(or as I would call it: Paradise exists!).
265 Main Street. Biddeford, Maine 04005. Facebook
Artist Hoang Tran draws inspiration from pop culture when making intricate crayon carvings of famous characters. Each hand-carved sculpture takes several hours to complete. Source
American Psycho by Bret Easton Ellis
For more unhinged narrators with disturbing stories to tell, try these…
Tampa by Alissa Nutting for the bold, unflinching portrait of a young female teacher bent on seducing a 14-year old boy.
The Deep Whatsis by Peter Mattei for a dark satire that does for the modern marketing agency what American Psycho did for ’80s Wall Street.
The Death of Bunny Monro by Nick Cave for the twisted, hilarious, sex-fueled adventures of a door-to-door salesman in the South of England.
The Room by Hubert Selby Jr. for a journey into the mind of a killer, and the sick fantasies of heroism and murder he imagines.
It’s Banned Books Week!
I think I speak for all of us when I say that challenging or banning books just makes us want to read them more. Here’s what I’ve been reading this week so far on the subject of books and censorship:Banned Books Week.org
The Top 10 Challenged Titles
Books Challenged or Banned 2012-2013
11 Quotes From Authors On Censorship & Banned Books
15 Books Banned For The Most Absurd Reasons Ever
12 Crazy Reasons Why Books Have Been Banned
12 Signs You’re A Banned Book Reader
On the “Banned” Wagon: The Month in Book Challenges
America’s Most Surprising Banned Books
A Chat With Rainbow Rowell About Love and Censorship
Penguin Presents: Authors Stand Up for Free Speech
Patrick Ness’s Top 10 ‘Unsuitable’ Books for Teenagers
Giving Voice to the Voiceless: Author Ellen Hopkins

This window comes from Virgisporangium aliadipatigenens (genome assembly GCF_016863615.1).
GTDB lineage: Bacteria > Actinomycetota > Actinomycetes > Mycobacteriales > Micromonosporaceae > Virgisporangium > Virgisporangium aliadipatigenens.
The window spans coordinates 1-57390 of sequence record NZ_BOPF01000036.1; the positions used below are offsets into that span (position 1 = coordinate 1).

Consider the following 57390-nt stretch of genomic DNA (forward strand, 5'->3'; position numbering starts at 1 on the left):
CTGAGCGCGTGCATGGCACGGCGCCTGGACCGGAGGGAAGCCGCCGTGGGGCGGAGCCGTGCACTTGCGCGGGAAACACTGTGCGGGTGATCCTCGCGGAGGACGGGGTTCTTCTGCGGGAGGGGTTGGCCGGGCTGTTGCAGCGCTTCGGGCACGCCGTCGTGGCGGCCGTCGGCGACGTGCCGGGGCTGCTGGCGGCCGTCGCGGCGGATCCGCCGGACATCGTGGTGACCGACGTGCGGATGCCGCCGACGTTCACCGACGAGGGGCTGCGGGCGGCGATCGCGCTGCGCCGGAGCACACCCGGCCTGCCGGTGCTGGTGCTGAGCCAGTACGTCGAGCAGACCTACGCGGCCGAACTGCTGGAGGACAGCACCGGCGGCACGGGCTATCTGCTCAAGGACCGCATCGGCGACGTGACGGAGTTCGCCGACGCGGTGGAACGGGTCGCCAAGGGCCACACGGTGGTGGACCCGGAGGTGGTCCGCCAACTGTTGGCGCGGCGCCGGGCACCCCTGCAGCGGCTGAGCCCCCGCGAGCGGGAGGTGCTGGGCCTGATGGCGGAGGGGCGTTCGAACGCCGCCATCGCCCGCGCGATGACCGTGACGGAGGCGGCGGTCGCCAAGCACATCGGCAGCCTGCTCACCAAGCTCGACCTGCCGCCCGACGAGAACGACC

the speech impediment of the 21st century (by Marc Johns)
I’ll fuck you up buddy this is not a speech impediment it’s linguistic evolution!! the existence of the phrase “Aisha was like” allows the speaker to convey whatever Aisha said without making the listener assume they’re quoting Aisha directly while still maintaining the FEELING of what Aisha said.
ie, Aisha said she didn’t want to go out with me VERSUS Aisha was like, “I’d rather kiss a Wookie”.
the addition of “XYZ was like” lets the speaker be more expressive and efficient and it is a totally valid method of communicating information!!
With the way language has evolved, this is one of the few ways I can even think of to express in casual conversation what someone said.
"So I said to Aisha," is certainly used, but if you remove the "so," which implies casual tone ("and" can be used in the same way), you get
"I said to Aisha," which is really formal in most English dialects/variations. I don’t know about all, but in New England dialects, you sound like you’re reading aloud from a novel.
"I told Aisha," is really only used when you continue to describe, not tell, what you told her. Ex: "I told Aisha that James was too punk for her" works while, "I told Aisha, ‘James is too punk for you’" crosses the line back into formalness of the "I said."
Things like “I asked” or “I answered [with]” are similar levels of casual and efficient to the “So, I said [or say, as many conversations about the past take place in present tense anyway, as if the speaker is giving a play-by-play in the moment]” but are specific to only certain situations.
"I was like, 'Marc Johns, what is your obsession with restoring archaic speech patterns and interfering with the natural progression of English from complex to efficient?'" envelopes all of these easily and is accessible and crisp, and allows for more variations on inflection than the others.
Of course, James is probably like, “I already fucking said that.” But eh, I tried adding on.
This a million times
Supporting it as a feminist and as a human being…
(Photo by Amanda Palmer)
“Rather than dwelling upon things I can’t change, I’d rather develop the good things about me. So my dream is not to become the best, it’s to be someone who I’m not ashamed to be.” -Kim Kibum (Key)
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